Sunday, July 17, 2011

Oakland News: Facebook Page Blasts CEDA, Initiative Proposed, Upcoming Interviews

There's a lot going on in Oakland, but I'm figuring out that, frankly, this city of mine isn't as socially connected as it likes to think it is.  There are only a handful of bloggers, a small group of people who read them, and few, considering the total population, who use Twitter to tweet or any camcorder to vlog. In short, a lot of information about what happens in Oakland goes without matching content.   Just saying - though I'll say more about this later.

One small Facebook Page group of people is growing organically. Called "Terrorized by CEDA Oakland, CA," it has about 198 "likes" and it's not going to reach massive proportions unless someone connects Oakland's Economic Development boss, Walter Cohen to a sex scandal; I'm just kidding, of course, but you get the idea, given media today, and my opening paragraph.

A problem at the Community And Economic Development Agency CEDA, first reported here and at Oakland Focus by Gwillym Martin, caught the eye of the Alameda County Grand Jury. Now that's all well and good, but the Grand Jury can't throw anyone in jail and it's recommendations are too often alarmingly ignored, especially by the Oakland-Alameda County Coliseum Authority. But this is not about "The Authority," as it's called at times. It's about CEDA.

The Alameda County Grand Jury's report was just released and you can read it here: . But to save you the trouble of wading through document text, this is the opening paragraph you have to start with:


The 2010-2011 Alameda County Grand Jury received numerous complaints from property owners regarding building inspection fines, protocols, and abusive practices in the city of Oakland’s Community and Economic Development Agency’s (CEDA) Building Services Division (Building Services). These complaints were consistent with issues that had been raised by the 1999-2000 Alameda County Grand Jury wherein they recognized improvement was needed in Building Services. The current Grand Jury’s investigation determined that the recommendations of the previous Grand Jury had not been addressed, and in fact, the situation had deteriorated. The reviews, reports, interviews, and testimony provided to the current Grand Jury indicate that significant reform is needed as set forth in the body of this report.

That's about as bad as it gets, folks.

Here are the complaints listed in the Grand Jury report:

1. inconsistent standards for citing blight and nuisance/substandard violations;
2. lack of timely and understandable notice of violations;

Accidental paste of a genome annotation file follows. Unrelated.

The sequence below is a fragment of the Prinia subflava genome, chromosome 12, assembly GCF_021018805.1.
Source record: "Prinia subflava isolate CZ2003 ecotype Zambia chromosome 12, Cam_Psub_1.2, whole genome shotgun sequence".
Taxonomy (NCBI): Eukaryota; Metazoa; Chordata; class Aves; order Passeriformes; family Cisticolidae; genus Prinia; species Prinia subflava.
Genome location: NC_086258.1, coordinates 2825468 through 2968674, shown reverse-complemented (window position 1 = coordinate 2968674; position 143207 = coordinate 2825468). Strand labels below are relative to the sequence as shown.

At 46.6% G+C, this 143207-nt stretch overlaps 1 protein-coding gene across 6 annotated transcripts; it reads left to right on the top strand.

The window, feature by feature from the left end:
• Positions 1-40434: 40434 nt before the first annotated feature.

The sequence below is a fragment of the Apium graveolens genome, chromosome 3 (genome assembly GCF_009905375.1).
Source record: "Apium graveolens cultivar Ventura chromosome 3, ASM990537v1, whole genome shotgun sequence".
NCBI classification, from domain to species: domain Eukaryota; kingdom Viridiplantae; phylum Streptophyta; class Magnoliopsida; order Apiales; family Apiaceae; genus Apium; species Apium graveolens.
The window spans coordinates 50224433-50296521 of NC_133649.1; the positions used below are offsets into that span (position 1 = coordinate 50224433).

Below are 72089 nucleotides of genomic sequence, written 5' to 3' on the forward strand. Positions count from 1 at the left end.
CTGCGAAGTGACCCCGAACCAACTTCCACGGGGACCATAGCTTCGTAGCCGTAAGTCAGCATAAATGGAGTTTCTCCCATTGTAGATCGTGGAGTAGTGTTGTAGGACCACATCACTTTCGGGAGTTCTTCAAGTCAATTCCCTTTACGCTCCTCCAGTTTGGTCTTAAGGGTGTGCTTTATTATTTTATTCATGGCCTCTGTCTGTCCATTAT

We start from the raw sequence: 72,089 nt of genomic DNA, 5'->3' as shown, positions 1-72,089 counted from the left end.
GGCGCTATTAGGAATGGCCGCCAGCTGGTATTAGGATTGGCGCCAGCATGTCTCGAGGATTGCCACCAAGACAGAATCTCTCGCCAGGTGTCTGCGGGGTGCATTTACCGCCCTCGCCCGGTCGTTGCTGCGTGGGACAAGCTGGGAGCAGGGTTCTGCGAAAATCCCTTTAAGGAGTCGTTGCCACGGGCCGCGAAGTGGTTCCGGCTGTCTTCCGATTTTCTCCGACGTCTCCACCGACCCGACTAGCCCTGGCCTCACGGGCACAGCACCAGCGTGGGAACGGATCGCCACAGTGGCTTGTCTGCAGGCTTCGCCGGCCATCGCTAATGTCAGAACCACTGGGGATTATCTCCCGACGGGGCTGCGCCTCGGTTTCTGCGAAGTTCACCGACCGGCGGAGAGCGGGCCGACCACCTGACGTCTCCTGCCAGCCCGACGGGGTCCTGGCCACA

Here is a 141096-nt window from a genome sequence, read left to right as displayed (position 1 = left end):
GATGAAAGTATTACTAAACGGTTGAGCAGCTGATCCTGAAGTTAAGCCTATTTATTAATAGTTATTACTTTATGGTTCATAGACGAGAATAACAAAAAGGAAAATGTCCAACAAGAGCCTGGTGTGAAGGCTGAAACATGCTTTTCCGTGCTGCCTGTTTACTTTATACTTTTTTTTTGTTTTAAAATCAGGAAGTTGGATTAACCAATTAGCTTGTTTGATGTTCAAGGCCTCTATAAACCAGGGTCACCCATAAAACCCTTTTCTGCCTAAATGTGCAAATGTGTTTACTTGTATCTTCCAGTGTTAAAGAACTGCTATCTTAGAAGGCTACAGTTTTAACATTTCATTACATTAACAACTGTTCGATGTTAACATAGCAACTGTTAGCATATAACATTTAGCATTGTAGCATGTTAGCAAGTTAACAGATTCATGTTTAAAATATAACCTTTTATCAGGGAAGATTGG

3. lack of clarity about the abatement process;
4. difficulty in contacting and working with inspectors;
5. inconsistent evaluations by different inspectors working on the same case;
6. unprofessional, retaliatory and intimidating treatment by inspectors;
7. excessive and exorbitant fees, fines and liens;
8. unclear and ineffective appeals process that is sometimes ignored by
Building Services personnel;
9. lack of a reasonable amount of time to comply and take corrective
10. impropriety in the selection of abatement contractors, including
allegations of ethical violations in awarding contracts and a lack of transparency;
11. citizens feel discouraged from correcting blighted or substandard properties because it is too difficult and expensive to work with Building Services.

And some of the examples of mistreatment of the Oakland community are hair-raising, even if you don't have hair. Here's an example:

One property owner received a warning notice threatening large fines if abatement did not occur. The owner did not understand because the property was well kept. The owner discovered that an employee of the city’s Keep Oakland Beautiful Program gave a packet of blank warning notices to a neighbor who then distributed the notices throughout the neighborhood. The property owner then received a formal citation from Building Services regarding “offensive plant overgrowth” and then filed a written appeal that was misplaced by the city. The owner subsequently trimmed a shrub and the inspector told her by phone to disregard the notice. The owner asked for written confirmation of dismissal and the inspector refused. The property owner scheduled a re-inspection and the inspector failed to appear.

You can read the rest of the report for yourself. But, really, even with the Grand Jury's findings and recommendations, it's going to take an initiative process to change things.

An initiative?

That's something proposed by a group of Oakland citizens, but I don't have much more in terms of what the initiative would consist of. They're in the process of gathering signatures, I'm told, and I as I get more information, I'll share it with you. In my conversations with my source, my bet was that they would not get too far, but I could be wrong. I'm being deliberately cryptic here for a reason. More later.

Upcoming Interviews: Kaplan, Russo, Schaaf